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I thought I was the toughest cyclist for surviving an entire winter commute at -5°C and yet my Canadian sister-in-law thinks anything over -10°C is a luxury. So, how do cyclists cope with the cold?

Mudguards, approx £23.99

Just after Christmas is a good time to find a great deal on mudguards. Getting a set of full mudguards keeps the worst of the corrosive winter grit off your precious drive-chain. More importantly, though, it prevents freezing cold road water from being sprayed over your feet – and funnelled up your backside. For less than £30, this budget purchase will make your winter ride much, much more comfortable.

Sailing gloves, £15.99

Sailors are guaranteed to get wet from spray, rain, and swell. And getting wet means getting cold.  Also, sailors will need their fingers to function well enough so they can tie knots and haul rope.

This means sailing gloves meet all the requirements of cycling gloves – dexterity and protection from the cold. These neoprene gloves are a steal at just shy of £16, and you’ll be able to change gears with ease.

Bar Mitts, $17 – $30

Hands are particularly susceptible to cold, so you may want to consider bar mitts for extra protection. You can get them for drop handle bars as well as for flat-tops and, in combination with neoprene, you’re guaranteed to manage a warm thumbs-up when you arrive at your destination.

Toe covers, $2.23

Your perforated yak-leather, high-ventilation road cycling shoes now seem a little foolish in sub-zero temperatures, so keep the worst of the whistling wind off your toes with these toe covers. At the time of writing they were on offer at $2.23, and the unforgivingly hot nylon material will fare well.

Merino Knee-highs, €20

Keep the rest of your feet warm with over-the-calf merino socks. Twenty euro may seem expensive, but they’ll last you thousands of miles in the saddle and keep you warm while remaining breathable.  The natural anti-bacterial lanolin means you rarely need to wash them, and the wool absorbs little moisture keeping your feet dry – and warm.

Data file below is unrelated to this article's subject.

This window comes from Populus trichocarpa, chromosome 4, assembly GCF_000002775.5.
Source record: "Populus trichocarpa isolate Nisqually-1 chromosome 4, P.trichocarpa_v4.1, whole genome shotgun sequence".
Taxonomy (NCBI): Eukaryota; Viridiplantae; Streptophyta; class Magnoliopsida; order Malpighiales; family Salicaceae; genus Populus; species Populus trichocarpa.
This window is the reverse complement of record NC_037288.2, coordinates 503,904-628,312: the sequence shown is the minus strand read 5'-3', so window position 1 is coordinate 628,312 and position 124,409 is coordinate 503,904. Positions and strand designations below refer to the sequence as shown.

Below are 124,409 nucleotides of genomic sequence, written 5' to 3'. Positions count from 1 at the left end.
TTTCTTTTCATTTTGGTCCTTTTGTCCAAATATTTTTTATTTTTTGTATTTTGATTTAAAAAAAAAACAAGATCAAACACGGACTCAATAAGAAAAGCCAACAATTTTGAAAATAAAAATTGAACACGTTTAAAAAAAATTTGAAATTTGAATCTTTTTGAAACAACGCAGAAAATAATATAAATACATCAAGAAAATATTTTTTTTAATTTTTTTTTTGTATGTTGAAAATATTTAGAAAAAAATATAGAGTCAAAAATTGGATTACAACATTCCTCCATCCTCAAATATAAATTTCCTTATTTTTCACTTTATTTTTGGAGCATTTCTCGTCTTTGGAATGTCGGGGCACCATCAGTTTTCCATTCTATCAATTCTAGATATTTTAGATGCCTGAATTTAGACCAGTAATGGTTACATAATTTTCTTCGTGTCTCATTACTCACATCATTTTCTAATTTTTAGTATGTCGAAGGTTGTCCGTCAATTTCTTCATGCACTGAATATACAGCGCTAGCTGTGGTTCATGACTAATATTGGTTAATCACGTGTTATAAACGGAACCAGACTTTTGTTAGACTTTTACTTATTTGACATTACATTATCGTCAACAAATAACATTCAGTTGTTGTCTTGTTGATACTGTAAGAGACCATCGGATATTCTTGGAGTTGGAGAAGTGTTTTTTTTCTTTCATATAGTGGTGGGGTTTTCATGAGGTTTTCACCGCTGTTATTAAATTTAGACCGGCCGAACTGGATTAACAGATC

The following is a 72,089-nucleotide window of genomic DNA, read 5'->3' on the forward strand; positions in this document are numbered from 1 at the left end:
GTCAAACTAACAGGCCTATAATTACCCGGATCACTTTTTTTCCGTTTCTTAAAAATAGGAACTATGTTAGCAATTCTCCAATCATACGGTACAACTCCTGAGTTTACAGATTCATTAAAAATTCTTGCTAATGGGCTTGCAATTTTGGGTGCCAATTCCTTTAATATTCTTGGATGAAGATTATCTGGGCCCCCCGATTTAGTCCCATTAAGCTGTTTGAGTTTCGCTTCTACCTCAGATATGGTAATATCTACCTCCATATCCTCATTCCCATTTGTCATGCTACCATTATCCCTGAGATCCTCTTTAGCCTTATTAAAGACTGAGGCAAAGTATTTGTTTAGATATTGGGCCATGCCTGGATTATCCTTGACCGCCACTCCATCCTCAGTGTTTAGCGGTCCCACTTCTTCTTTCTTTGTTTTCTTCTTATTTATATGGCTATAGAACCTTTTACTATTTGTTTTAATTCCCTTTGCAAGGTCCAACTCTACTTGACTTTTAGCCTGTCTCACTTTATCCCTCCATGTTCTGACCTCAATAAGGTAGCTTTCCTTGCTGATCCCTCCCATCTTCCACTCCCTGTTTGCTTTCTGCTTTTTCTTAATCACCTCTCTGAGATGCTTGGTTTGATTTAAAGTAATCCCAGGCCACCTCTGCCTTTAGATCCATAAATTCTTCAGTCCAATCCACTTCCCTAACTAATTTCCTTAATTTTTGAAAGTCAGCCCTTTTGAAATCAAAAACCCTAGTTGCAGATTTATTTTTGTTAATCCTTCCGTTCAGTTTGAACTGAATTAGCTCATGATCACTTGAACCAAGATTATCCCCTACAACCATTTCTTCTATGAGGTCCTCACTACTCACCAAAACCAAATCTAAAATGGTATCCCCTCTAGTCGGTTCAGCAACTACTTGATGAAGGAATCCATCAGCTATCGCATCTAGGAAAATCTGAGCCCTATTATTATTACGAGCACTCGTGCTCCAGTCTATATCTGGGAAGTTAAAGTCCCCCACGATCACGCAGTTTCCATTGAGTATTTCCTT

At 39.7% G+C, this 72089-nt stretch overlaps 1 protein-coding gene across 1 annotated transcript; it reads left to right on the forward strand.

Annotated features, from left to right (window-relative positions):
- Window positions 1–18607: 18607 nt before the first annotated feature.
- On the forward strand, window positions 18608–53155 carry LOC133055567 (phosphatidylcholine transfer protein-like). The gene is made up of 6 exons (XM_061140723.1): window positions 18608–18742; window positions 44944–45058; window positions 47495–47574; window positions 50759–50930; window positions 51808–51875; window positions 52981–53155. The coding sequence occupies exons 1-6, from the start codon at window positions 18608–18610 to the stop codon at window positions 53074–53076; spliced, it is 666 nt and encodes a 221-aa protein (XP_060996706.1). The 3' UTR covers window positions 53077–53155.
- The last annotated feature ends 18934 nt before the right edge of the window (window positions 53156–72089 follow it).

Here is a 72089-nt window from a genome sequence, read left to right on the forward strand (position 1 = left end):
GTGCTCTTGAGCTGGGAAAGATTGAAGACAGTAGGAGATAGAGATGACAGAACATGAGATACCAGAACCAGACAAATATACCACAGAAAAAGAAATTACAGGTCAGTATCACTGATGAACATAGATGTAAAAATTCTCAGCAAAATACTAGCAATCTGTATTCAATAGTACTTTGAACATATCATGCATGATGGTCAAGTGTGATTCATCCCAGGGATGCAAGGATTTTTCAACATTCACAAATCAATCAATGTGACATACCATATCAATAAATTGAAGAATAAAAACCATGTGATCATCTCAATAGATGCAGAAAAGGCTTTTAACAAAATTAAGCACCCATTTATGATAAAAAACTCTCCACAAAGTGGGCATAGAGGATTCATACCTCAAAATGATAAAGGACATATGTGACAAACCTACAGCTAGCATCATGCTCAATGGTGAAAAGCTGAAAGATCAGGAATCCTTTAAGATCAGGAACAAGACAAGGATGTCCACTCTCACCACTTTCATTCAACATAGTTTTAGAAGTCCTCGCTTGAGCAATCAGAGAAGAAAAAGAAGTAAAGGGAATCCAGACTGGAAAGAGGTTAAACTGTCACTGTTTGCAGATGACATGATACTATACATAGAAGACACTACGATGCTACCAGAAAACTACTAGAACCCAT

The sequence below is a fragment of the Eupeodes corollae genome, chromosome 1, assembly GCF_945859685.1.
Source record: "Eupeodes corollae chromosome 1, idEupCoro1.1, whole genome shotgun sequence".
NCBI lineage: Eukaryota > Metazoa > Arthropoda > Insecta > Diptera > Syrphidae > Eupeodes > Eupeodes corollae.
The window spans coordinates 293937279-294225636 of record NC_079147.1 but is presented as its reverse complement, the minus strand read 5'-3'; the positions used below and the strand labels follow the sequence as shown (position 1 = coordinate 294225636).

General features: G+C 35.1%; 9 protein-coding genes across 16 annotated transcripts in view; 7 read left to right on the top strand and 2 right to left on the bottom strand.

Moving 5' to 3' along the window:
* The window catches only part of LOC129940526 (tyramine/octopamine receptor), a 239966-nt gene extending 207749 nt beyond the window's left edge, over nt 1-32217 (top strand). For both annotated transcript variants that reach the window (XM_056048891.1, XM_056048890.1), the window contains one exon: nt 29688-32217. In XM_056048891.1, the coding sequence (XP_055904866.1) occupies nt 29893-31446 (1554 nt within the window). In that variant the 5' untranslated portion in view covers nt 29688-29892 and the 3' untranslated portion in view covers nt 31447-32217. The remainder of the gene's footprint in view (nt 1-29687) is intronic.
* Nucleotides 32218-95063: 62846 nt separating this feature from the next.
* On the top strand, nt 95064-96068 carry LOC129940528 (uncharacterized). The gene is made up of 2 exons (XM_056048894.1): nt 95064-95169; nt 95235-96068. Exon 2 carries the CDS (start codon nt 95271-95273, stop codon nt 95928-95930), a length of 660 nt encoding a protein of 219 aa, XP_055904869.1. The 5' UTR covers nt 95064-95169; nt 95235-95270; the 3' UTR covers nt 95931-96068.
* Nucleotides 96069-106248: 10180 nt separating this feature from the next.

Embrocation, from £7.50

Look around for good deals on embrocation and slap it on generously. Cyclists seem to love it or hate it, but it will mitigate the pain of the first 20 miles in sub-zero temperatures. If you can find a decent embrocation at reduced cost, please share in the comments!

Let your hair down, FREE

If you’re blessed with thick long hair, let it down enough so it covers your forehead and ears.  Natural fibres provide the best insulation that money can’t buy. Let your leg hair grown, and cultivate a beard. Not only will it keep the wind off your face, you’ll look like a man’s man.

Cycling fast, FREE

Get a good night’s sleep, have a hearty breakfast, drink a hot sugary drink, armour up in your hottest available clothes, then jump on your bike and cycle like hell. Going fast is nature’s way of keeping you warm. Think of the cold weather as air conditioning – no matter how fast you cycle, you won’t break a sweat!